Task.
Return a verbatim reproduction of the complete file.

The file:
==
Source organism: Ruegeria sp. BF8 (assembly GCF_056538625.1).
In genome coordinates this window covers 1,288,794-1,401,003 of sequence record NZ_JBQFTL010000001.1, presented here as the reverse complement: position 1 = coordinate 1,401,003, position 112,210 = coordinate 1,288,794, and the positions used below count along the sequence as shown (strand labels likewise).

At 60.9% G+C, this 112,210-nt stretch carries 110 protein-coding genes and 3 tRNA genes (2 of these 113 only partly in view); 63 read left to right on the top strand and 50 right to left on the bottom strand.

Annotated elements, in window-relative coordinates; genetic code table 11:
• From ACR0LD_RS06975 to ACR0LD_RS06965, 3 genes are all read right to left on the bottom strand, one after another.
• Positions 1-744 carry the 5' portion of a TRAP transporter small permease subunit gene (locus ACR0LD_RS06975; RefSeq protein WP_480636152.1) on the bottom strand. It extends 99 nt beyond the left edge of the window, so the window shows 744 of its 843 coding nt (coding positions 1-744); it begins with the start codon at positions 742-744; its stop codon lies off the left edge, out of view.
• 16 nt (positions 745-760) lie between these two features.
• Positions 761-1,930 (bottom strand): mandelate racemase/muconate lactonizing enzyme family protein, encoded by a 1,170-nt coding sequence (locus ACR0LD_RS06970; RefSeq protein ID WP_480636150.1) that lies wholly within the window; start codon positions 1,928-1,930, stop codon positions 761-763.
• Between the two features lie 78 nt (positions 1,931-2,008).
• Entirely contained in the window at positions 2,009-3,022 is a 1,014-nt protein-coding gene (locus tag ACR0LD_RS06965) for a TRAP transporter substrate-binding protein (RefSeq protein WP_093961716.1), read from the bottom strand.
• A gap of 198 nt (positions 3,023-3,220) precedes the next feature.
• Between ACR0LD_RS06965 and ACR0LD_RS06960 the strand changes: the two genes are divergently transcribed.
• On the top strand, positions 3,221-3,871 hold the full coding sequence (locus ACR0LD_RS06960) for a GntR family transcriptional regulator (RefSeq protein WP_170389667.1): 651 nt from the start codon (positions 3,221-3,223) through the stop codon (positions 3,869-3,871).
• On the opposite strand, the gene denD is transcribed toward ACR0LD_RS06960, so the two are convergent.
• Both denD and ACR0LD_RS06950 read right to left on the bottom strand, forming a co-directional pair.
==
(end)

Source organism: Ruegeria sp. BF8 (assembly GCF_056538625.1).
In genome coordinates this window covers 1,288,794-1,401,003 of sequence record NZ_JBQFTL010000001.1, presented here as the reverse complement: position 1 = coordinate 1,401,003, position 112,210 = coordinate 1,288,794, and the positions used below count along the sequence as shown (strand labels likewise).

At 60.9% G+C, this 112,210-nt stretch carries 110 protein-coding genes and 3 tRNA genes (2 of these 113 only partly in view); 63 read left to right on the top strand and 50 right to left on the bottom strand.

Annotated elements, in window-relative coordinates; genetic code table 11:
• From ACR0LD_RS06975 to ACR0LD_RS06965, 3 genes are all read right to left on the bottom strand, one after another.
• Positions 1-744 carry the 5' portion of a TRAP transporter small permease subunit gene (locus ACR0LD_RS06975; RefSeq protein WP_480636152.1) on the bottom strand. It extends 99 nt beyond the left edge of the window, so the window shows 744 of its 843 coding nt (coding positions 1-744); it begins with the start codon at positions 742-744; its stop codon lies off the left edge, out of view.
• 16 nt (positions 745-760) lie between these two features.
• Positions 761-1,930 (bottom strand): mandelate racemase/muconate lactonizing enzyme family protein, encoded by a 1,170-nt coding sequence (locus ACR0LD_RS06970; RefSeq protein ID WP_480636150.1) that lies wholly within the window; start codon positions 1,928-1,930, stop codon positions 761-763.
• Between the two features lie 78 nt (positions 1,931-2,008).
• Entirely contained in the window at positions 2,009-3,022 is a 1,014-nt protein-coding gene (locus tag ACR0LD_RS06965) for a TRAP transporter substrate-binding protein (RefSeq protein WP_093961716.1), read from the bottom strand.
• A gap of 198 nt (positions 3,023-3,220) precedes the next feature.
• Between ACR0LD_RS06965 and ACR0LD_RS06960 the strand changes: the two genes are divergently transcribed.
• On the top strand, positions 3,221-3,871 hold the full coding sequence (locus ACR0LD_RS06960) for a GntR family transcriptional regulator (RefSeq protein WP_170389667.1): 651 nt from the start codon (positions 3,221-3,223) through the stop codon (positions 3,869-3,871).
• On the opposite strand, the gene denD is transcribed toward ACR0LD_RS06960, so the two are convergent.
• Both denD and ACR0LD_RS06950 read right to left on the bottom strand, forming a co-directional pair.